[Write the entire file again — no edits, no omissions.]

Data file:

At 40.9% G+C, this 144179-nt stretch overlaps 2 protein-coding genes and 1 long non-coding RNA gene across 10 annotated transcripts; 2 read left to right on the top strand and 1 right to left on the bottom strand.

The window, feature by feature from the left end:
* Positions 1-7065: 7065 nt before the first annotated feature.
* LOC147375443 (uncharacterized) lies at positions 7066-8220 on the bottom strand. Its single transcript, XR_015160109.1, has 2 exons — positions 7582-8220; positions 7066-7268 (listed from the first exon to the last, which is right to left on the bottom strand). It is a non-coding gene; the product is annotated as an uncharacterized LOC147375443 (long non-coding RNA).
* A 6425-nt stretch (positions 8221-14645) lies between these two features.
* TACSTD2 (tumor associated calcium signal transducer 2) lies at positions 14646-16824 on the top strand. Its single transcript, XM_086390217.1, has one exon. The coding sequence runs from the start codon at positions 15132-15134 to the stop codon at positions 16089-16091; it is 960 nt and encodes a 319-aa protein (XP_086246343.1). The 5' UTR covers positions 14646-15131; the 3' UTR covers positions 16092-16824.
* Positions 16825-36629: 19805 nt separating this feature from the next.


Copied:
At 40.9% G+C, this 144179-nt stretch overlaps 2 protein-coding genes and 1 long non-coding RNA gene across 10 annotated transcripts; 2 read left to right on the top strand and 1 right to left on the bottom strand.

The window, feature by feature from the left end:
* Positions 1-7065: 7065 nt before the first annotated feature.
* LOC147375443 (uncharacterized) lies at positions 7066-8220 on the bottom strand. Its single transcript, XR_015160109.1, has 2 exons — positions 7582-8220; positions 7066-7268 (listed from the first exon to the last, which is right to left on the bottom strand). It is a non-coding gene; the product is annotated as an uncharacterized LOC147375443 (long non-coding RNA).
* A 6425-nt stretch (positions 8221-14645) lies between these two features.
* TACSTD2 (tumor associated calcium signal transducer 2) lies at positions 14646-16824 on the top strand. Its single transcript, XM_086390217.1, has one exon. The coding sequence runs from the start codon at positions 15132-15134 to the stop codon at positions 16089-16091; it is 960 nt and encodes a 319-aa protein (XP_086246343.1). The 5' UTR covers positions 14646-15131; the 3' UTR covers positions 16092-16824.
* Positions 16825-36629: 19805 nt separating this feature from the next.